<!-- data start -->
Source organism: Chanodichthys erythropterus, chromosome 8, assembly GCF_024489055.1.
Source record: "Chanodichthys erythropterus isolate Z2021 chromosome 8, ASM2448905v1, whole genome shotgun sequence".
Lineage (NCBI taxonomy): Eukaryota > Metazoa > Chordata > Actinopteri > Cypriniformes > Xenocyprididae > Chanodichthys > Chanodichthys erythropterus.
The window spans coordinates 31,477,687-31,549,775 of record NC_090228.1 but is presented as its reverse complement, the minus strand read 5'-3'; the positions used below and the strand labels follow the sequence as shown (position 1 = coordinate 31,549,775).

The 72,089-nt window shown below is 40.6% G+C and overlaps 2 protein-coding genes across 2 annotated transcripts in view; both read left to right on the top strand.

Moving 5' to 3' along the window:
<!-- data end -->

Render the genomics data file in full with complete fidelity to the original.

Source organism: Chanodichthys erythropterus, chromosome 8, assembly GCF_024489055.1.
Source record: "Chanodichthys erythropterus isolate Z2021 chromosome 8, ASM2448905v1, whole genome shotgun sequence".
Lineage (NCBI taxonomy): Eukaryota > Metazoa > Chordata > Actinopteri > Cypriniformes > Xenocyprididae > Chanodichthys > Chanodichthys erythropterus.
The window spans coordinates 31,477,687-31,549,775 of record NC_090228.1 but is presented as its reverse complement, the minus strand read 5'-3'; the positions used below and the strand labels follow the sequence as shown (position 1 = coordinate 31,549,775).

The 72,089-nt window shown below is 40.6% G+C and overlaps 2 protein-coding genes across 2 annotated transcripts in view; both read left to right on the top strand.

Moving 5' to 3' along the window: